First day of 5th Grade. A new school year. A new, grown-up “tween” world view. A new uniform shirt color. She told me at breakfast this morning she felt nervous, an unusual admission on her part. Reason? She didn’t know who (which friends) would be in her home base/fine arts and content classes.
She will no doubt form her own memories of 5th Grade, her own mirror to gaze upon when her own child or children begin the school year.
I remember Jimmy Wertz, with his reddish-blond crew cut, freckles, and impish eye. I remember Mrs. Patton, who went on to become a school district administrator. I remember staging a class play of “Charlie Brown Christmas,” with scripts I spent hours handwriting, and the “after” Charlie Brown Christmas tree, made of white posterboard attached to a broomstick.
But 5th Grade also had a darker side. It was the first year I remember kids mercilessly teasing one classmate in particular. I can’t recall what it was that initially triggered the cruelty, but I’ve never forgotten being part of it.
We made fun of her name, probably about some aspect of her personal appearance. I still remember the little rhyme we created, to the the tune of “The Addams Family” tv theme. It’s remained Super-Glued to my brain.
We were mean.
I don’t remember if she ever told anyone, and I don’t recall Mrs. Patton telling people to stop.
I also don’t know what happened when she went home. Did she cry? Did she tell her parents? Did she hate her classmates, or even going to school?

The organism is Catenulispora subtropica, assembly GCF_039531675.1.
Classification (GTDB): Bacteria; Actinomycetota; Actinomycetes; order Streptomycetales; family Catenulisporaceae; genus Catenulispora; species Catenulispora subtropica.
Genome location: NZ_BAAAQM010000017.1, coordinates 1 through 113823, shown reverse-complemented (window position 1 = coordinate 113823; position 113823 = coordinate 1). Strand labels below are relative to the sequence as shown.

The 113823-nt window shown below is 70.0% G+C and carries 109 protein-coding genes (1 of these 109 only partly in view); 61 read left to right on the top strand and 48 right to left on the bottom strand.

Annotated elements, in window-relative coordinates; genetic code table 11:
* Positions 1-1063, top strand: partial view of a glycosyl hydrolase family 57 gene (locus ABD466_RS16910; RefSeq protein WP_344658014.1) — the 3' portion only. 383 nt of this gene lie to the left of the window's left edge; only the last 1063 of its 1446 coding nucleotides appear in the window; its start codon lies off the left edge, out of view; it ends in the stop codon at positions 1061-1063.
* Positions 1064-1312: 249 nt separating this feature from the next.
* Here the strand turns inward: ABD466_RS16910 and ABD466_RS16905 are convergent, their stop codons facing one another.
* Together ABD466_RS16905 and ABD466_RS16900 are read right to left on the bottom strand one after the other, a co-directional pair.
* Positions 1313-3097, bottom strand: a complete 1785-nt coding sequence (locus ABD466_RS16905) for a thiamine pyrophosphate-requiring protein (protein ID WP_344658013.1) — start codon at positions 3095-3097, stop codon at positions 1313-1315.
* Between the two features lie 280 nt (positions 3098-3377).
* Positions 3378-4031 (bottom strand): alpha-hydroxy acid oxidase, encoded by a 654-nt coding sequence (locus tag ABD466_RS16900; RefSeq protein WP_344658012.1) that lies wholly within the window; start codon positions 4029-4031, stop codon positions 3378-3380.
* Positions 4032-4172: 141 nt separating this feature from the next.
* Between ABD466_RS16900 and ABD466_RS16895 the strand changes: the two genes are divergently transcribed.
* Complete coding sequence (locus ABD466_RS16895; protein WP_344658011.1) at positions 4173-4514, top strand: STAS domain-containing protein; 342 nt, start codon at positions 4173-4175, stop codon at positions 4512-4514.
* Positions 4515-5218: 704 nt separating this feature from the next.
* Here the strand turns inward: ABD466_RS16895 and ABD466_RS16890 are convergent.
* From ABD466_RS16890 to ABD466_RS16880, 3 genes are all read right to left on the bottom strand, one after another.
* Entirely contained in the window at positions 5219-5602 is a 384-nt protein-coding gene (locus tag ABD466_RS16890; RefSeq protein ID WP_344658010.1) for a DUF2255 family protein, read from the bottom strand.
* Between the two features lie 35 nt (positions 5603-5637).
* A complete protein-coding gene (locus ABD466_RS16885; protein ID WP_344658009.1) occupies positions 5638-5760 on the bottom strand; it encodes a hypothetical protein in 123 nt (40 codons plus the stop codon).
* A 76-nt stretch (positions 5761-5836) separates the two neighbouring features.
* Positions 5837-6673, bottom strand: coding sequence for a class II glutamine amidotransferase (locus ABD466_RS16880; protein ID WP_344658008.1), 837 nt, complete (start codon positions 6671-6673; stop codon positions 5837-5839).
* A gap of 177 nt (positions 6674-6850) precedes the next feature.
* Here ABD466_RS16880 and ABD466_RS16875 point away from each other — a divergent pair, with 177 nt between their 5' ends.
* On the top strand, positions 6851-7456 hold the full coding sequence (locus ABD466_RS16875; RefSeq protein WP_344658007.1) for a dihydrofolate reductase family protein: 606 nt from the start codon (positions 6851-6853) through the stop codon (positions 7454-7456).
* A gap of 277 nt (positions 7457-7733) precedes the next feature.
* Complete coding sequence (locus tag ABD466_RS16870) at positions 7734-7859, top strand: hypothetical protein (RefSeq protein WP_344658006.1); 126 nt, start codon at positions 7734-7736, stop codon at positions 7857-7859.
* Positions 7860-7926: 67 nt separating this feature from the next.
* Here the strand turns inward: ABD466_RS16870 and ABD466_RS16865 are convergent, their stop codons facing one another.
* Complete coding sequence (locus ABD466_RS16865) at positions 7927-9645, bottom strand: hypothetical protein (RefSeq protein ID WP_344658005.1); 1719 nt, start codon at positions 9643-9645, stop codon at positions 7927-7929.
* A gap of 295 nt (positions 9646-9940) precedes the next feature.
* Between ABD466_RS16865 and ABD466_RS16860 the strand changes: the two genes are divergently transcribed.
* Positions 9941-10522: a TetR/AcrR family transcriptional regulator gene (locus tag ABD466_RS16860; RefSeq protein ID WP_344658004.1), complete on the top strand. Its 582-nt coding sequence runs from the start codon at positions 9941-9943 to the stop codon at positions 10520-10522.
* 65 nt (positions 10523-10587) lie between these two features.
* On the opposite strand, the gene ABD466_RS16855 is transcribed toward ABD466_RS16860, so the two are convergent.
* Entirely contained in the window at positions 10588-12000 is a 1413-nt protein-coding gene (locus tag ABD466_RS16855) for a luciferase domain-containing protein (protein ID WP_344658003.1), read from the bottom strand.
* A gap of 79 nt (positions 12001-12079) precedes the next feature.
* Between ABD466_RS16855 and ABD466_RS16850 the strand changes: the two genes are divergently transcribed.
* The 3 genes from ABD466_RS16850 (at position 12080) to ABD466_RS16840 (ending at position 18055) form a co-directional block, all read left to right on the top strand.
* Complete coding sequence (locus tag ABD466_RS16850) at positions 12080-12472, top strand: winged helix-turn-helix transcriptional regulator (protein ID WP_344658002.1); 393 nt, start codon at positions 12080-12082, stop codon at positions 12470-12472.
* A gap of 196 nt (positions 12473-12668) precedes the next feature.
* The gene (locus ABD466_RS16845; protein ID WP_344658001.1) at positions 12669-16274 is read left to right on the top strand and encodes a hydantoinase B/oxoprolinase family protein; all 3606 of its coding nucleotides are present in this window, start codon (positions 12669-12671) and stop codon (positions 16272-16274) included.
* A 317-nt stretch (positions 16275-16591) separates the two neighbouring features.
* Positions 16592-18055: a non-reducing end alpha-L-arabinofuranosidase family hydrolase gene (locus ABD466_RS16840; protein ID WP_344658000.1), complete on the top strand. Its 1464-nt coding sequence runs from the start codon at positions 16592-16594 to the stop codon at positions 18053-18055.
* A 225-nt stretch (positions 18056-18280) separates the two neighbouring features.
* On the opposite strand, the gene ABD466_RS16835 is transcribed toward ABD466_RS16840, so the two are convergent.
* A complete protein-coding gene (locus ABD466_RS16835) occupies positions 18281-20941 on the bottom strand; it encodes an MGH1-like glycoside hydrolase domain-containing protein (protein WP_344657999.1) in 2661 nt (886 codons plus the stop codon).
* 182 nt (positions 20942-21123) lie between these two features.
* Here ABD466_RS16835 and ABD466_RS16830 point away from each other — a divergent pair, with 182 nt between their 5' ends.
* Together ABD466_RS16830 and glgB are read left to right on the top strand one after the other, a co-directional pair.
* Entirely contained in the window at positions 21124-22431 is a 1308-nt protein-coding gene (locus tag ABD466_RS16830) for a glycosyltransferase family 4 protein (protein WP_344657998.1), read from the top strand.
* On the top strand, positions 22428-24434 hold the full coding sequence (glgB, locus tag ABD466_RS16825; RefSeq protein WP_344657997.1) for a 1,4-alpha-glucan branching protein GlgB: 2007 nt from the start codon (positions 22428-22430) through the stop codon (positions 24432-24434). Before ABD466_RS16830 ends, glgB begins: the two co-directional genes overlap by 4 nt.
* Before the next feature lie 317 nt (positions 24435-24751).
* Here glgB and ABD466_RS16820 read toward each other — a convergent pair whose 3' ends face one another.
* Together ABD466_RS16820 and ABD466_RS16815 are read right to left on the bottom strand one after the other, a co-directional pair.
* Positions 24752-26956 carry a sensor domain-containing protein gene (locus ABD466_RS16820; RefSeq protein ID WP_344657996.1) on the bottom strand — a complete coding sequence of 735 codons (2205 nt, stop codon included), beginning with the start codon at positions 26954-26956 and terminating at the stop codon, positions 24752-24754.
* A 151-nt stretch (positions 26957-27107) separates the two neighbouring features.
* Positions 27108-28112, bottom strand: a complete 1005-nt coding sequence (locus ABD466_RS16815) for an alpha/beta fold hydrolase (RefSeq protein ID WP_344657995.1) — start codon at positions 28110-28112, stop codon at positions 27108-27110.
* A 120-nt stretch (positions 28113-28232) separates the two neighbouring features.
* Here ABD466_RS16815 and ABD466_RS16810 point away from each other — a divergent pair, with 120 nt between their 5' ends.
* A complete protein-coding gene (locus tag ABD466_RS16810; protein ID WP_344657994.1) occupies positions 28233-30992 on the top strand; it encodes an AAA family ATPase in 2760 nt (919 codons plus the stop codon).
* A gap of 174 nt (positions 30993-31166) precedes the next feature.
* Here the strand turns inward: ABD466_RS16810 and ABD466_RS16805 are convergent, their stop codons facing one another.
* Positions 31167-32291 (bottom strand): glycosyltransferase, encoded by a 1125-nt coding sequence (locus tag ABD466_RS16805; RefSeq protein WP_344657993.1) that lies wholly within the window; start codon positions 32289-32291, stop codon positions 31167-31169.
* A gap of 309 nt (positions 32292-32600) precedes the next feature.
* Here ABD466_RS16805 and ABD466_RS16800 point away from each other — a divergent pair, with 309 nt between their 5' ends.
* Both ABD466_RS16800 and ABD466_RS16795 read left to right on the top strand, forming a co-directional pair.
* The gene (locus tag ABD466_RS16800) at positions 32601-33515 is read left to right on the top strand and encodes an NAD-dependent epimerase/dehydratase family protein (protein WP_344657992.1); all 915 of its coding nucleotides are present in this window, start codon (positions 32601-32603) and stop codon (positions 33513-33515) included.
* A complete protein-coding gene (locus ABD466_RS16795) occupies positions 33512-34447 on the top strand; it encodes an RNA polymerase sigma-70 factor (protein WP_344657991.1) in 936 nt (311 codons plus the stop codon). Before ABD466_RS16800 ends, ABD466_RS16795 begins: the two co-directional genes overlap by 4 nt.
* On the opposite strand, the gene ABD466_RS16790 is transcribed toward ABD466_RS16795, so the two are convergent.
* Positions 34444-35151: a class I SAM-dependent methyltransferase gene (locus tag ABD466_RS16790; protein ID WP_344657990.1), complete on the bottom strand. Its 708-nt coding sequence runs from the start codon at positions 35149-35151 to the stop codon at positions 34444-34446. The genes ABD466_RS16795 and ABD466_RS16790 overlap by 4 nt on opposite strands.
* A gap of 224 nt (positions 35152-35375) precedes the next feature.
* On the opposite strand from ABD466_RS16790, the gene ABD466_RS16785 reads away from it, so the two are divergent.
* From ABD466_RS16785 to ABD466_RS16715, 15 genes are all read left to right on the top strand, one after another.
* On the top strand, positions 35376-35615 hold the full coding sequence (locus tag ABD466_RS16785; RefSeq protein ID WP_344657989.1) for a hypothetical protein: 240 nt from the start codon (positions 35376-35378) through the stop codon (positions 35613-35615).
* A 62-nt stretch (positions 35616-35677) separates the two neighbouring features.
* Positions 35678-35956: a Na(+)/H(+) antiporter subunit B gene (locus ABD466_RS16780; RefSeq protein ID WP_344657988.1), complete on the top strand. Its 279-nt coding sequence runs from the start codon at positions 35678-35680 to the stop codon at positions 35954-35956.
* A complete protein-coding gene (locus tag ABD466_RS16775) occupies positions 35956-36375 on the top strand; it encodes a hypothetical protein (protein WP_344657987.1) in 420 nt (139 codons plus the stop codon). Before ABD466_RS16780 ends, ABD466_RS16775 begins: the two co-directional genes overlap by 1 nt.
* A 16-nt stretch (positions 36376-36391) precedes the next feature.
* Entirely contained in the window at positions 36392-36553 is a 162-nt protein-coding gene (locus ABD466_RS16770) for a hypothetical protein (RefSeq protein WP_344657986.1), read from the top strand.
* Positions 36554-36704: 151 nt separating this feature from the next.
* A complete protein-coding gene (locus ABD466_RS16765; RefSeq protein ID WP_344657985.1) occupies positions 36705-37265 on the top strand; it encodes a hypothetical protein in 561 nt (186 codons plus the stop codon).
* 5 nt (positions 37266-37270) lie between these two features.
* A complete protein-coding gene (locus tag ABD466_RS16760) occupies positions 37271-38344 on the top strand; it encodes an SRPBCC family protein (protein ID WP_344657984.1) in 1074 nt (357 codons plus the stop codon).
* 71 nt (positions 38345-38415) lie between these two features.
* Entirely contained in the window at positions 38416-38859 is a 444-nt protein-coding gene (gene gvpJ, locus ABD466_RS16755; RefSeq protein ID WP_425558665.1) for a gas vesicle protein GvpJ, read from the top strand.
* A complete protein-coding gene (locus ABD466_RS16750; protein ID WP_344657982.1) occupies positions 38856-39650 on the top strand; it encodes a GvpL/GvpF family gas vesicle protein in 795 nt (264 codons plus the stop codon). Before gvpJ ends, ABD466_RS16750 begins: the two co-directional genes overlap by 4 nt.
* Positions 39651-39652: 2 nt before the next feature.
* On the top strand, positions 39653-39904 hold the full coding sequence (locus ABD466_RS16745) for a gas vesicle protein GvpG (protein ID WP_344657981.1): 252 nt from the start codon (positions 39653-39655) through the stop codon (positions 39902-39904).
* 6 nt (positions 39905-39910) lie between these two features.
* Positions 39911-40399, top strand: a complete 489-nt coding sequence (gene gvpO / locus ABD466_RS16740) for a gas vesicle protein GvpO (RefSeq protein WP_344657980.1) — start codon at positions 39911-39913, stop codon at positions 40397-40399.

Today, this is openly recognized as bullying. Then, we thought — when or if we thought — we were simply teasing someone.
My own experiences in today’s bully-conscious schools have shown me there are now mechanisms in place to help address and counter this type of behavior. Students are lectured, educated, info-tained and generally taught about bullying, and what to do if they are being bullied by an individual or by a group of schoolmates.
It has a touchy-feely kind of vibe. But it’s also a potential lifeline for kids who are suffering at the hands of their classmates. It might deter someone from spewing cruel words, seeking to make others laugh while hurting someone’s feelings.
Treating someone this way — bullying — has lifelong ramifications. The subject of the cruelty carries the scars forever, even if they’ve reckoned with the situation and pushed it behind them.
But it can leave a mark on the “bullies,” too.
I’ve never shared these memories with anyone. I’m clearly not proud to have been part of this, ganging up on a fellow student and making her miserable.
I can’t imagine my daughter being on either side of the situation. I believe her naivete and overall goodness would prevent her from ever being so cruel.
But I also know how angry and hurt I would feel if I were to learn she was the subject of scorn and ridicule while at school.
My anger would rise and my heart would break.
And now I regret never realizing someone could be so deeply hurt, whether a student or a parent, when something like this happens.
Time and age have provided perspective for me.
I’m hoping her 5th Grade memories will be the normal combination of sweetness, success, friendship, learning — a bit of frustration, of course — that aren’t tainted by foolish cruelty.